The LaLit London
What We Love
- Naan and wine pairings at the onsite bread bar
- Some guest rooms feature views of the Shard
- The opulent mother-of-pearl ceiling at The Headmaster’s Room, one of the two hotel bars
- Daily afternoon chai service in the mezzanine gallery
What To Know
- The hotel was a boys’ school in the late 19th century
- Guest rooms on the top floor boast 30-foot ceilings
- As a nod to its Indian owners, the basement spa offers Ayurvedic treatments
- All guest bathrooms are equipped with temperature-controlled floors
- Free WiFi
When the Lalit Group, a formidable family-run hospitality empire that already presides over twelve hotels in its native India, set its eyes on the British capital for its first overseas venture last year, it promised to deliver a sophisticated version of the Subcontinent. It’s why the staff offers subtle Hindu namaskaars and the bar serves up rum-spiked lassi. Guest quarters, which were all classrooms in a past life, are now swathed in ochre silks and velvets, though it’s the intricate headboards, embroidered with peacocks that gallantly steal the scene. It’s a flawless cultural double play that sets this 70-key, South Bank stunner apart from its urban contemporaries. Feast on Keralan lobster bisque, redolent of coconut and cognac, and Himalayan morel mushrooms, slathered with mint and plum chutney, at Baluchi, the hotel’s buzzy upmarket Indian restaurant. Though the building’s red-brick Tudor exterior and steely black gates, the former setting for St. Olave’s Grammar School, seem like surefire previews for a quintessentially English experience, inside, the gold-flecked tapestries and Hyderabadi chandeliers deliver a far more cosmopolitan stay.
In the Area
The hotel’s central Tooley Street address puts it squarely in the tourist zone, conveniently situated near attractions like the Shard, London Dungeons, Shakespeare’s Globe, and the HMS Belfast, a WWII cruiser with a whopping nine decks. It’s also surrounded by “listed buildings,” or points of historical and architectural significance, including The Shipwrights Arms, a proper English pub (read: plenty of local beer) that dates back to the 19th century, and author George Orwell’s former residence. Also within walking distance: the Unicorn, an up-and-coming theater catering to younger crowds, and Tate Modern.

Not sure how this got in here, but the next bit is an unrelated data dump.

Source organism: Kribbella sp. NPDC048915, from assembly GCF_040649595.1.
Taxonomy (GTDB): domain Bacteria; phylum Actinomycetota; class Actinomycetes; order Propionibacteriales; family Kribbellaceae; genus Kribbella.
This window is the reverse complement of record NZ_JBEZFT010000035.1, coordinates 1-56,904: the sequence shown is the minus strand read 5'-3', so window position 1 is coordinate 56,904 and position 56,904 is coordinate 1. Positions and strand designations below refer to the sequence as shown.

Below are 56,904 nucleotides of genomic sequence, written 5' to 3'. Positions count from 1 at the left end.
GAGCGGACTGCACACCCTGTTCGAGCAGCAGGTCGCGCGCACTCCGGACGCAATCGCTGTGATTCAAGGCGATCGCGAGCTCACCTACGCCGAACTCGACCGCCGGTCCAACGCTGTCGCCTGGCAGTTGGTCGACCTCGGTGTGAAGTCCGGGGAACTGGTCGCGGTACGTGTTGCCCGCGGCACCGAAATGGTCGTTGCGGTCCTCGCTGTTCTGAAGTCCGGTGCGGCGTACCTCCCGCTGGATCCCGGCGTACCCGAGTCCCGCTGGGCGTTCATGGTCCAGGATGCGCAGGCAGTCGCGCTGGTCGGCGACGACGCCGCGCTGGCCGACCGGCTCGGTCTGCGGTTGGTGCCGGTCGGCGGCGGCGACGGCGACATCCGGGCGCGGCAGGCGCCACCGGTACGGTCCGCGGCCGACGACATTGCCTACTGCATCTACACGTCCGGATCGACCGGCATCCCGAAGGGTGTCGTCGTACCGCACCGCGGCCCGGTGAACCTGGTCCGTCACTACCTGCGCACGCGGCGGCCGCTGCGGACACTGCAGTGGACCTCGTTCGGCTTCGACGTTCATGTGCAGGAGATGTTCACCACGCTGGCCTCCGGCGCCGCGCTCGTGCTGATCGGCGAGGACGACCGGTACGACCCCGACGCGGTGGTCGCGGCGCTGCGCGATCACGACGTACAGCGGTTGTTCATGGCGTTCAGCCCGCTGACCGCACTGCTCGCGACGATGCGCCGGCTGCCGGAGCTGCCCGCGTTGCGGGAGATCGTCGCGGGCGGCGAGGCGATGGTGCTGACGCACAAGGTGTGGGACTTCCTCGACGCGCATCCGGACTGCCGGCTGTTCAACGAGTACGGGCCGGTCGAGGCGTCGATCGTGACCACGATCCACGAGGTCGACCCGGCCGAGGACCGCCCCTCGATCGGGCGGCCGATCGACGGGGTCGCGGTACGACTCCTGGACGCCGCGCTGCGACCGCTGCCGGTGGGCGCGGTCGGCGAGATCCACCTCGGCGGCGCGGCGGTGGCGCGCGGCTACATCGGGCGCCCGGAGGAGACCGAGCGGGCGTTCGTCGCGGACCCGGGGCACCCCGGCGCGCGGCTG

How to Get There
Had a really wonderful stay, very comfortable and stunning. Location is great and allowed easy exploration of Borough Market and other Southbank charms. Staff was helpful and polite. Wonderful conversion makes for an interesting space.
Excellent in all places. rooms were very comfortable clean and excellent house cleaning. staff was awesome location is exellent. I enjoyed the stay there wery much and would recomand it for anyone who is going to london
I’ve stayed at this hotel a couple of times on business. It’s a nice enough hotel and well located. However, on my last stay, 5 weeks ago, I was charged for a breakfast I didn’t order (I’d even checked out of the hotel before I allegedly had the breakfast!) I immediately spotted the incorrect charge on my invoice and asked the hotel to remove this, and provided evidence that I’d checked out and was already in Waterloo at the time I allegedly had the breakfast. The hotel promised to refund me. That was 5 weeks ago. Despite a number of emails, they have still not refunded me, and have not replied to the emails. Quite unbelievable service from what purports to be a 5 start hotel. One tries to avoid being a cynic and thinking this is probably a scam aimed at business travellers such as myself; with the hotel thinking that business customers won’t mind since it is often not their own money at stake... I stay in London regularly but won’t be staying at the Lalit again after this poor experience.